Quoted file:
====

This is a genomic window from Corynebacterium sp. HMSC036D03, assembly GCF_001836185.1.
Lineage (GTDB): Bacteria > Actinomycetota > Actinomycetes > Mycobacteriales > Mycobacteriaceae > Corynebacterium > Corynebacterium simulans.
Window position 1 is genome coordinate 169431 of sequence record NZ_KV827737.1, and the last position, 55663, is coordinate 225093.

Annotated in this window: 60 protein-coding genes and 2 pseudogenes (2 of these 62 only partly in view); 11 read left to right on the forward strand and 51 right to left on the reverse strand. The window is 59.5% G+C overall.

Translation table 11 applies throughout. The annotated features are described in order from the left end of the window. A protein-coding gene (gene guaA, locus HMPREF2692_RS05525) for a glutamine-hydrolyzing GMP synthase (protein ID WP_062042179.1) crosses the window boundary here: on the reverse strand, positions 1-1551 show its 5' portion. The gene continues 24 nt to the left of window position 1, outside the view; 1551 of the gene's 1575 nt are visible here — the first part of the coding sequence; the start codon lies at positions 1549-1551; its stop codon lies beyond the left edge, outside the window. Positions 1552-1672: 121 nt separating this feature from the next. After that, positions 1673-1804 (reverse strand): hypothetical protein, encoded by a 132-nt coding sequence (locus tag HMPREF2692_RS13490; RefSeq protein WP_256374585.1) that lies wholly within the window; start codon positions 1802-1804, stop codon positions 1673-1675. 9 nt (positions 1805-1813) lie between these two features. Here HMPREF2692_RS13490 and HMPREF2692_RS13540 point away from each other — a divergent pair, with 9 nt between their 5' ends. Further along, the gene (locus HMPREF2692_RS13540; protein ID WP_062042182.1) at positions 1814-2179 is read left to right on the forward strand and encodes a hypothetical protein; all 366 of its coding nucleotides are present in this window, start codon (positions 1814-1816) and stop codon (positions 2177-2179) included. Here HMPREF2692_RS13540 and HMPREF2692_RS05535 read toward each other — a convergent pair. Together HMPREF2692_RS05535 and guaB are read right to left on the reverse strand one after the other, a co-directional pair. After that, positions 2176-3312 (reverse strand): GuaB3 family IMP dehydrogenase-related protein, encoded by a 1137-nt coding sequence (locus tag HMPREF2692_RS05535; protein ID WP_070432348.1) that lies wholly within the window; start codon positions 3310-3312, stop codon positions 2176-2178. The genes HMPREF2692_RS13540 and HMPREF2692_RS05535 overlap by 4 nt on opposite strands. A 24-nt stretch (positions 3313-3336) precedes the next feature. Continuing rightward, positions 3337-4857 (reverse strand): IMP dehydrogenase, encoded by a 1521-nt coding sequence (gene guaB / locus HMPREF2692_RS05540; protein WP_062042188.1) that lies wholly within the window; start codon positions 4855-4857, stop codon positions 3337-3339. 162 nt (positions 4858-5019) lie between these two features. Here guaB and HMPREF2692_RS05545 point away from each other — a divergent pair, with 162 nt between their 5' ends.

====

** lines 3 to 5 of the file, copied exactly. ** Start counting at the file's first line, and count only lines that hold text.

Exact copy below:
Window position 1 is genome coordinate 169431 of sequence record NZ_KV827737.1, and the last position, 55663, is coordinate 225093.

Annotated in this window: 60 protein-coding genes and 2 pseudogenes (2 of these 62 only partly in view); 11 read left to right on the forward strand and 51 right to left on the reverse strand. The window is 59.5% G+C overall.

Translation table 11 applies throughout. The annotated features are described in order from the left end of the window. A protein-coding gene (gene guaA, locus HMPREF2692_RS05525) for a glutamine-hydrolyzing GMP synthase (protein ID WP_062042179.1) crosses the window boundary here: on the reverse strand, positions 1-1551 show its 5' portion. The gene continues 24 nt to the left of window position 1, outside the view; 1551 of the gene's 1575 nt are visible here — the first part of the coding sequence; the start codon lies at positions 1549-1551; its stop codon lies beyond the left edge, outside the window. Positions 1552-1672: 121 nt separating this feature from the next. After that, positions 1673-1804 (reverse strand): hypothetical protein, encoded by a 132-nt coding sequence (locus tag HMPREF2692_RS13490; RefSeq protein WP_256374585.1) that lies wholly within the window; start codon positions 1802-1804, stop codon positions 1673-1675. 9 nt (positions 1805-1813) lie between these two features. Here HMPREF2692_RS13490 and HMPREF2692_RS13540 point away from each other — a divergent pair, with 9 nt between their 5' ends. Further along, the gene (locus HMPREF2692_RS13540; protein ID WP_062042182.1) at positions 1814-2179 is read left to right on the forward strand and encodes a hypothetical protein; all 366 of its coding nucleotides are present in this window, start codon (positions 1814-1816) and stop codon (positions 2177-2179) included. Here HMPREF2692_RS13540 and HMPREF2692_RS05535 read toward each other — a convergent pair. Together HMPREF2692_RS05535 and guaB are read right to left on the reverse strand one after the other, a co-directional pair. After that, positions 2176-3312 (reverse strand): GuaB3 family IMP dehydrogenase-related protein, encoded by a 1137-nt coding sequence (locus tag HMPREF2692_RS05535; protein ID WP_070432348.1) that lies wholly within the window; start codon positions 3310-3312, stop codon positions 2176-2178. The genes HMPREF2692_RS13540 and HMPREF2692_RS05535 overlap by 4 nt on opposite strands. A 24-nt stretch (positions 3313-3336) precedes the next feature. Continuing rightward, positions 3337-4857 (reverse strand): IMP dehydrogenase, encoded by a 1521-nt coding sequence (gene guaB / locus HMPREF2692_RS05540; protein WP_062042188.1) that lies wholly within the window; start codon positions 4855-4857, stop codon positions 3337-3339. 162 nt (positions 4858-5019) lie between these two features. Here guaB and HMPREF2692_RS05545 point away from each other — a divergent pair, with 162 nt between their 5' ends.